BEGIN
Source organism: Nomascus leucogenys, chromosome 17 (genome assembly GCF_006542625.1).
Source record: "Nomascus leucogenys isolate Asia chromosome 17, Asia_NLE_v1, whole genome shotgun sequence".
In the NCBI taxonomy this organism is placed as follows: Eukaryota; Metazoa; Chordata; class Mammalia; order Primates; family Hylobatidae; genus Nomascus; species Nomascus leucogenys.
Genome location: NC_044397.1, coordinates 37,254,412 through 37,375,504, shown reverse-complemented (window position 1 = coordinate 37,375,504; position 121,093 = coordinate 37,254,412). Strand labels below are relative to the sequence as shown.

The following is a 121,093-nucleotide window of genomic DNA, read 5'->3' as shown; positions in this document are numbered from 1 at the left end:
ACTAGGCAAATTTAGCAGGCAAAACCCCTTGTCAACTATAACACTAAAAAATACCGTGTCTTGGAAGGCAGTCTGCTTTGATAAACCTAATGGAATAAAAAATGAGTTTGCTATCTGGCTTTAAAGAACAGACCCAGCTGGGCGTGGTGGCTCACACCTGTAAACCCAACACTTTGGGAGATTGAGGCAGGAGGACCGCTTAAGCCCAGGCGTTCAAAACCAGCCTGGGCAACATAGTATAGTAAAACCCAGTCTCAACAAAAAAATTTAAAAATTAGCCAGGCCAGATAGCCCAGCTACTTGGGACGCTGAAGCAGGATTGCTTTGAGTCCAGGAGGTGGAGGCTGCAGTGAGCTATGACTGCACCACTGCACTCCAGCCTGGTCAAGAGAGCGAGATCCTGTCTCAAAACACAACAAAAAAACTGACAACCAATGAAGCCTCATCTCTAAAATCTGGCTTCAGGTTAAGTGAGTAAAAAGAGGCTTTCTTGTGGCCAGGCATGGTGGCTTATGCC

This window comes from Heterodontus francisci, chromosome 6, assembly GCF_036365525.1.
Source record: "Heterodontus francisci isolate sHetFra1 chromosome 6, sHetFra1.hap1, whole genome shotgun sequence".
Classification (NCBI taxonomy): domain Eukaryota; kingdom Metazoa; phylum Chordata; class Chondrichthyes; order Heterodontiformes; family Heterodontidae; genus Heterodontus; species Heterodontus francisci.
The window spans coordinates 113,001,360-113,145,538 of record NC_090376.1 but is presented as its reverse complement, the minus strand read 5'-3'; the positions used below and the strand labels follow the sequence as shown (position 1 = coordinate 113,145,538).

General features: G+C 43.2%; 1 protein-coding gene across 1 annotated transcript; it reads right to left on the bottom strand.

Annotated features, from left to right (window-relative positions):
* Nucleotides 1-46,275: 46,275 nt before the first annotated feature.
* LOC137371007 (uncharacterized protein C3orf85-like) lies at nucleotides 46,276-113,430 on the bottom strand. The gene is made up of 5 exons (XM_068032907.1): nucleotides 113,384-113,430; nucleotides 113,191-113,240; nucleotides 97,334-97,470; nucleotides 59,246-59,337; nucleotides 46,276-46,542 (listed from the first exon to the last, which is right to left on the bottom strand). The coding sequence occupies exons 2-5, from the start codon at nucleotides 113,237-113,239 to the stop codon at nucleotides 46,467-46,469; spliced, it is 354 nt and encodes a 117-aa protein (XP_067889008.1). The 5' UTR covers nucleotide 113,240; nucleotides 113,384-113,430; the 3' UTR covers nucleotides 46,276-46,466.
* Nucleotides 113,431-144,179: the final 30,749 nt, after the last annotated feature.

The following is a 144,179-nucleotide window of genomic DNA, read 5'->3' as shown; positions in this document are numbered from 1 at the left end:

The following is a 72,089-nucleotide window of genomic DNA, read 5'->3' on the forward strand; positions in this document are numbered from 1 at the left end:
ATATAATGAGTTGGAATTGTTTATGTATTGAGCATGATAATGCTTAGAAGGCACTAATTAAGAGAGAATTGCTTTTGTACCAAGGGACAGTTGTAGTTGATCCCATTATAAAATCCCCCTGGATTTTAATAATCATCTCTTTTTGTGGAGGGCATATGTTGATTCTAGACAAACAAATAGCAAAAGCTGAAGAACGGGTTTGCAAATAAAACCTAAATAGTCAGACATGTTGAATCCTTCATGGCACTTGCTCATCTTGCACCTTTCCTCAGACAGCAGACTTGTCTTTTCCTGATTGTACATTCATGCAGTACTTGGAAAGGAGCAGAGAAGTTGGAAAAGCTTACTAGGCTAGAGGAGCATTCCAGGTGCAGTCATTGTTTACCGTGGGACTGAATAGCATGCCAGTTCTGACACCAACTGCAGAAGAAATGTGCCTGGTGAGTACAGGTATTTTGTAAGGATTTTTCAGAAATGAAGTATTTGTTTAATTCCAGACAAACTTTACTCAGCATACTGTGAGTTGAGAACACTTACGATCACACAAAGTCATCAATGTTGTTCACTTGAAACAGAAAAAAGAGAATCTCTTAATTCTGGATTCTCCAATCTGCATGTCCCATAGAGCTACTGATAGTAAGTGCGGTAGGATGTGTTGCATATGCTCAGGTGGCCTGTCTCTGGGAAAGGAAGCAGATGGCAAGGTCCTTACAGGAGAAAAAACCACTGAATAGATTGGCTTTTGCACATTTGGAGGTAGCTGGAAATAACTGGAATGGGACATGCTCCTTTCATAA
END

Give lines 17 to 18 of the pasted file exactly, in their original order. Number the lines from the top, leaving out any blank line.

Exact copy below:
The following is a 72,089-nucleotide window of genomic DNA, read 5'->3' on the forward strand; positions in this document are numbered from 1 at the left end:
ATATAATGAGTTGGAATTGTTTATGTATTGAGCATGATAATGCTTAGAAGGCACTAATTAAGAGAGAATTGCTTTTGTACCAAGGGACAGTTGTAGTTGATCCCATTATAAAATCCCCCTGGATTTTAATAATCATCTCTTTTTGTGGAGGGCATATGTTGATTCTAGACAAACAAATAGCAAAAGCTGAAGAACGGGTTTGCAAATAAAACCTAAATAGTCAGACATGTTGAATCCTTCATGGCACTTGCTCATCTTGCACCTTTCCTCAGACAGCAGACTTGTCTTTTCCTGATTGTACATTCATGCAGTACTTGGAAAGGAGCAGAGAAGTTGGAAAAGCTTACTAGGCTAGAGGAGCATTCCAGGTGCAGTCATTGTTTACCGTGGGACTGAATAGCATGCCAGTTCTGACACCAACTGCAGAAGAAATGTGCCTGGTGAGTACAGGTATTTTGTAAGGATTTTTCAGAAATGAAGTATTTGTTTAATTCCAGACAAACTTTACTCAGCATACTGTGAGTTGAGAACACTTACGATCACACAAAGTCATCAATGTTGTTCACTTGAAACAGAAAAAAGAGAATCTCTTAATTCTGGATTCTCCAATCTGCATGTCCCATAGAGCTACTGATAGTAAGTGCGGTAGGATGTGTTGCATATGCTCAGGTGGCCTGTCTCTGGGAAAGGAAGCAGATGGCAAGGTCCTTACAGGAGAAAAAACCACTGAATAGATTGGCTTTTGCACATTTGGAGGTAGCTGGAAATAACTGGAATGGGACATGCTCCTTTCATAA